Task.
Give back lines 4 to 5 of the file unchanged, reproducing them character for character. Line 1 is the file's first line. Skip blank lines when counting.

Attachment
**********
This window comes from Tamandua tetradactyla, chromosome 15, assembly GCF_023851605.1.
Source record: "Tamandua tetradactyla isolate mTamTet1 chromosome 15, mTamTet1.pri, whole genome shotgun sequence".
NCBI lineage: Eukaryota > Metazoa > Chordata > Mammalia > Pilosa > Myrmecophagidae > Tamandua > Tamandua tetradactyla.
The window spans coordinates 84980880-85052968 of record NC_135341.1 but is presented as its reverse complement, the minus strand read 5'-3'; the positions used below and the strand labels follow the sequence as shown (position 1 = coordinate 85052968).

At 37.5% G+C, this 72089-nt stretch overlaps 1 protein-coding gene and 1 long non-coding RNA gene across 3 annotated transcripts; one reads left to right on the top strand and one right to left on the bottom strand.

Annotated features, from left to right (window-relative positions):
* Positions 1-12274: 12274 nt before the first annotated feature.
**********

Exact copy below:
The window spans coordinates 84980880-85052968 of record NC_135341.1 but is presented as its reverse complement, the minus strand read 5'-3'; the positions used below and the strand labels follow the sequence as shown (position 1 = coordinate 85052968).

At 37.5% G+C, this 72089-nt stretch overlaps 1 protein-coding gene and 1 long non-coding RNA gene across 3 annotated transcripts; one reads left to right on the top strand and one right to left on the bottom strand.